Community Lending Program Success Story

Franklin Commons – An Uncommon Facility in Phoenixville, Pennsylvania

About four years ago, David and Marian Moskowitz decided to purchase a 100-year old vacant and decaying
industrial building located in Phoenixville, Pennsylvania and convert it into an educational, corporate and recreational
facility called Franklin Commons. The Moskowitzs, owners of Palma, L.P., the real estate management
company of Franklin Commons, learned during several months of research that their renovation project was
kind of “uncommon” – that is, no private developer in the United States
had ever transformed a brownfield site into an “educational mall.”
Franklin Commons, located 30 miles northwest of Philadelphia, is
home to:
• A day care, which accepts children as young as three months
• A pre-school;
• A K-12 charter school established nine years ago with approximately
1,000 students;
• A two-year college;
• And a four-year college and a graduate school offering both
master’s and doctorate degrees.
• According to David Moskowitz, “This is the only building we
know of in the United States where you can start at three
months old and stay in the same building throughout your
entire educational career, and end up with a doctor’s degree.”
FHLBank member Malvern Federal Savings Bank used a $3,000,000
Community Lending Program (CLP) loan from FHLBank Pittsburgh to
support the project. CLP is an $825 million revolving loan pool from
which FHLBank members can obtain long-term, lower-cost financing for development initiatives designed to
enhance the local economy.
“The $3 million CLP funding, and the balance of the funding provided by Malvern Federal Savings Bank, was
necessary for this project to happen…This entire project has been built with private financing, and, without this
financing, there would not have been a project,” said Moskowitz. He added, “The total redevelopment cost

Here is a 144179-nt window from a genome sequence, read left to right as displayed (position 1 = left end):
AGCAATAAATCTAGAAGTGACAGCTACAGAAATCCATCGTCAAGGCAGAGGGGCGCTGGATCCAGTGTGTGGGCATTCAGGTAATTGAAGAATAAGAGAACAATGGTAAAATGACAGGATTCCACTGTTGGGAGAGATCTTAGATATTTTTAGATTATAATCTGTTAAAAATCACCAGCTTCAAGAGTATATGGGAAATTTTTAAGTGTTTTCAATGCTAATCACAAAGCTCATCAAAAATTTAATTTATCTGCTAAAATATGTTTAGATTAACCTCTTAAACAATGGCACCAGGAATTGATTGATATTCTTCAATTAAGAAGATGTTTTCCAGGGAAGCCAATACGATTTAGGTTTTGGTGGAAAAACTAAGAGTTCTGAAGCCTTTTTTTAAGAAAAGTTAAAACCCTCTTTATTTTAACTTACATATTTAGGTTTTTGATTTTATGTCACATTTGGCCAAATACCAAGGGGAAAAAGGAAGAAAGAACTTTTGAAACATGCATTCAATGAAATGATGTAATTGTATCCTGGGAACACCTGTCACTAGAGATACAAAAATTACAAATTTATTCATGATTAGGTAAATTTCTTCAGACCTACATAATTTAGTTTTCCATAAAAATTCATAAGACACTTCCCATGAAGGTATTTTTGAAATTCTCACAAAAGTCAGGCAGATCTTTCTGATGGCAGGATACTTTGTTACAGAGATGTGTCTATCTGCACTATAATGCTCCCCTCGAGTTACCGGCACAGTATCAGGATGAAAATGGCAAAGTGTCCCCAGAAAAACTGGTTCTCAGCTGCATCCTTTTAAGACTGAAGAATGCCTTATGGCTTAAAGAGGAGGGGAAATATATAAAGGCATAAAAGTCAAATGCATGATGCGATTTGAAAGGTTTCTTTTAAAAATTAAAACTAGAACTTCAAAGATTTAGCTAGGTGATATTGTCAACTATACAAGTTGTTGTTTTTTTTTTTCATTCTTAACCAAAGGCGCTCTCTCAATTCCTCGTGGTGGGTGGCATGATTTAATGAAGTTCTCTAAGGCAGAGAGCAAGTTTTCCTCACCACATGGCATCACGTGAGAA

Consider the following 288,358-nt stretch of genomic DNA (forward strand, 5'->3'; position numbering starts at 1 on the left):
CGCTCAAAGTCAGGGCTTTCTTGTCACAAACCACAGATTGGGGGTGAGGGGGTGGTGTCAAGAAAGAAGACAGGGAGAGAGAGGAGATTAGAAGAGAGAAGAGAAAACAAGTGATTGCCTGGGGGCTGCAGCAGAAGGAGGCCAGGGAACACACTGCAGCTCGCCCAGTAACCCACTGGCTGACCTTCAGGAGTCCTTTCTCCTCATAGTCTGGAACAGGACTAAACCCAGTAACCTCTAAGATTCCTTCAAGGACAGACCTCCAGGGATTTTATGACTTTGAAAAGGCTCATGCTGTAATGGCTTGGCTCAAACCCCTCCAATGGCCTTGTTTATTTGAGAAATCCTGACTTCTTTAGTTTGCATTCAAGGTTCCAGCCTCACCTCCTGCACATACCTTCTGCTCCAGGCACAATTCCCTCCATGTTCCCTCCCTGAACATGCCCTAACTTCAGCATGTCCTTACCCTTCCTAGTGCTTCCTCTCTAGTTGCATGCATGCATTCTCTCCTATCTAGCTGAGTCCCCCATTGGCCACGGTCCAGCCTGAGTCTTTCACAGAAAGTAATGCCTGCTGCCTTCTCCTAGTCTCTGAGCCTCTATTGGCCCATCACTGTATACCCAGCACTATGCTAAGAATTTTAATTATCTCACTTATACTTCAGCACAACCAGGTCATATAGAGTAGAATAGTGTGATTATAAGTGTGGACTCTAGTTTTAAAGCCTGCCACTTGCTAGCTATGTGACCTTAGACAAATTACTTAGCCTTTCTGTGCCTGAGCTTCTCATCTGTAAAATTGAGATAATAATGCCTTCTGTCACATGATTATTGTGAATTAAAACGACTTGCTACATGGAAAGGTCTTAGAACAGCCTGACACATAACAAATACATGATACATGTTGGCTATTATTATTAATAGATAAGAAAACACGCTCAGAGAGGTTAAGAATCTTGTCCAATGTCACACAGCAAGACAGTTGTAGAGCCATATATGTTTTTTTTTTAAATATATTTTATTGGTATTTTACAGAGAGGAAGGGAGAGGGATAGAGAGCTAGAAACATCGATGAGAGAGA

will be in excess of $20,000,000. This includes improvements made by tenants to their space and the improvements
to be made by Renaissance Academy, which purchased 104,000 square feet of the building to build the
K-12 charter school.”
After one year of environmental remediation and renovation, tenants began moving in, restoring new life to
the former brownfield site that once housed a silk mill, carpet mill and, most recently, a plastics company that
made pump parts for wastewater treatment plants. It is a bright spot for the Phoenixville area – the old building
is restored to an eye-pleasing, useful facility that provides a gamut of educational offerings, business opportunities
and jobs for local residents.
Half of the tenants, who utilize 80 percent of the finished space, are educational or quasi-educational – Neumann
College, Lansdale School of Business, Phoenixville Area Children’s Learning Center, Phoenixville Area
Positive Alternatives, Facetime Performing Arts Center, Renaissance Academy, Stepping Stone Education Center
and Rock & Roll After School. The remaining tenants consist of small businesses – from caterers to a graphics
design firm, from a nutrition consultant to the leading educational security consultant in the United States.
In addition, the facility offers bistro dining and has a spacious banquet hall and conference room available for
rental. It is also the site of community events such as fundraisers, a holiday candlelight tour and a Friday night
concert series. Approximately ten percent of the building still requires renovation.
The icing on the cake for the Moskowitz’s Franklin Commons project was a first-place award for “Best Mixed
Use,” bestowed recently by the Philadelphia Business Journal, recognizing the top 2009 building sales, leases
and real estate developments in the Delaware Valley.
FHLBank Pittsburgh is proud to sponsor CLP projects such as Franklin Commons throughout Delaware,
Pennsylvania and West Virginia